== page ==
Re: Why wasn't it in by design?
Why the downvote here?
Here is an example - imagine there is a public specification that says how some software should act. Imagine it has a part, marked optional, that if the function Wibble() is called, the software may produce the output "wobble".
Imagine then, that I am writing something that calls software produced to this specification. I don't know what specific implementation I will be calling. What will happen if my software calls on the the unknown implementation to wibble?
Will it wobble, or will it fall over?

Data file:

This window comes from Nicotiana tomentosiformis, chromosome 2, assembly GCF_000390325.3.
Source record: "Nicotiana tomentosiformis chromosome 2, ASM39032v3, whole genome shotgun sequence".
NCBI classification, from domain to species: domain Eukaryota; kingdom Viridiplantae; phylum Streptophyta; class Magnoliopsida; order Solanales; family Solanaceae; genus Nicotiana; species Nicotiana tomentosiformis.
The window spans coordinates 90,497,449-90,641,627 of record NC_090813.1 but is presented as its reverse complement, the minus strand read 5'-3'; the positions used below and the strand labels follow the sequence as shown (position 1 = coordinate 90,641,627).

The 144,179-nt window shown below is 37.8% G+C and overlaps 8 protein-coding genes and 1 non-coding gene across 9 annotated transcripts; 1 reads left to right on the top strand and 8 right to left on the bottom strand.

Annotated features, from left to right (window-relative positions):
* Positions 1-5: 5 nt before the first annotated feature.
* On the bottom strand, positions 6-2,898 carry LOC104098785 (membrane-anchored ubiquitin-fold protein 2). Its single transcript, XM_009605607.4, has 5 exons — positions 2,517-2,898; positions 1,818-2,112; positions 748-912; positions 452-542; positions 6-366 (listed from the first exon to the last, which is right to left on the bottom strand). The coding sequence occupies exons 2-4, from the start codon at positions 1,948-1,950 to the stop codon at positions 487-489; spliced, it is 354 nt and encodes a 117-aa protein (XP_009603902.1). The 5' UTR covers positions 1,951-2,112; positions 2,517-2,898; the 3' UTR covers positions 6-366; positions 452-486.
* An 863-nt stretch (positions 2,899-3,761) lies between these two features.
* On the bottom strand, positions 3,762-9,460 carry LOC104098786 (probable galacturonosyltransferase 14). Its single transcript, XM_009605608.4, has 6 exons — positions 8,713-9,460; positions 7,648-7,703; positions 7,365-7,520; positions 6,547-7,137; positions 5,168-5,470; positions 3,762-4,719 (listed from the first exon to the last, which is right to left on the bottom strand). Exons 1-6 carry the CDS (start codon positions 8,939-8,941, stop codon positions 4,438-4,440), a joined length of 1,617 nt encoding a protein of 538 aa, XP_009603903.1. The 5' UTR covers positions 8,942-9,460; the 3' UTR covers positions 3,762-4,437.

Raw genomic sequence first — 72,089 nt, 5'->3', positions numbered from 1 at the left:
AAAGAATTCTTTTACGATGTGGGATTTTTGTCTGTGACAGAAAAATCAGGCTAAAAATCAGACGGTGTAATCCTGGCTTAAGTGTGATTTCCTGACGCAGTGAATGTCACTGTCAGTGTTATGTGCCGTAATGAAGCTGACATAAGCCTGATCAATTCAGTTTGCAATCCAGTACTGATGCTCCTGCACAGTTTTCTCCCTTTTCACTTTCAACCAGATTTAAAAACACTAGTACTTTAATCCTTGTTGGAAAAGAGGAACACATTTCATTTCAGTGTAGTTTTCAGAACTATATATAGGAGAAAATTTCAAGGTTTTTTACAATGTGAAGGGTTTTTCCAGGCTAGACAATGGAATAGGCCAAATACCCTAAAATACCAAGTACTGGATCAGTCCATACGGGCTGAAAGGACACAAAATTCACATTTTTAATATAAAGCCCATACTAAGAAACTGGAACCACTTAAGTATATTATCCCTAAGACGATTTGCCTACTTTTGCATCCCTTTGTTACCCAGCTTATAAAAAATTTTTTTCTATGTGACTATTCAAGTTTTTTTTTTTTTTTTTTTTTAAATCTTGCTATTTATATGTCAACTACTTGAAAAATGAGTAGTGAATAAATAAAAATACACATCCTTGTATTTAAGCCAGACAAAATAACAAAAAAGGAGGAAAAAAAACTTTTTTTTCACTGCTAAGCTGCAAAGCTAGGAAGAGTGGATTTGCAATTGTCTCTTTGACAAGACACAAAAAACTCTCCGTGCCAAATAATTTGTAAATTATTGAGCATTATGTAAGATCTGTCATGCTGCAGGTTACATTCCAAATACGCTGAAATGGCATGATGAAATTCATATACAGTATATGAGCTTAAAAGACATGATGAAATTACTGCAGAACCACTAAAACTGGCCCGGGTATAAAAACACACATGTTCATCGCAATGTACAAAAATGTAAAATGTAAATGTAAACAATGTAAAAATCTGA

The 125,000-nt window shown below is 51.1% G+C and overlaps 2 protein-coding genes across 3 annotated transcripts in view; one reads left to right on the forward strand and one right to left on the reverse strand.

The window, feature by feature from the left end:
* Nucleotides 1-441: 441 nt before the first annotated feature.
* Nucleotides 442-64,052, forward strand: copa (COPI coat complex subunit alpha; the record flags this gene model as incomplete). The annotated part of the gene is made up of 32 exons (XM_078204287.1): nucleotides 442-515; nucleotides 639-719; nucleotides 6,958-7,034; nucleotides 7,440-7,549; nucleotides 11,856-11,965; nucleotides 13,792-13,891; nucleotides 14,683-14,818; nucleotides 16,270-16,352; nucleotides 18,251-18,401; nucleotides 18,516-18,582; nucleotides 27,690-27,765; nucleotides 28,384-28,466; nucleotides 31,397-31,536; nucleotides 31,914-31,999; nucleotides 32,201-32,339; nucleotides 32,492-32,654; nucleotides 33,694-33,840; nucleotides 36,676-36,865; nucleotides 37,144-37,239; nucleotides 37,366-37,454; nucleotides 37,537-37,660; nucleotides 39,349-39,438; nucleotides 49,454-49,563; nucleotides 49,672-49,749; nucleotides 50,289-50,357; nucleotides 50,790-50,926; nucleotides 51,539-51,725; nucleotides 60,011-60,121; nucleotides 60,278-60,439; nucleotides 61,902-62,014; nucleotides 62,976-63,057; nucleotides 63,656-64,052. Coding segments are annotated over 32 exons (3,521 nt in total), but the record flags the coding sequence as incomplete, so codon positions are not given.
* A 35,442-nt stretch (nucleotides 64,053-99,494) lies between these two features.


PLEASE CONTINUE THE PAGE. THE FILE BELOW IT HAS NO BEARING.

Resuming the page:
In all seriousness though, optional parts to public specifications mean that the functionality specified by them cannot be trusted to exist, or be fully implemented, so cannot be reliably consumed, making them pointless. I know there are cases where this may be needed, in which case producers have to have a mechanism for publishing their capabilities. In general, though, when you're talking about an open standard, optional parts are bad, because people, who usually get paid for their time, aren't going to bother with them. Unless they are necessary. In which case, why are they optional, and are they properly specified?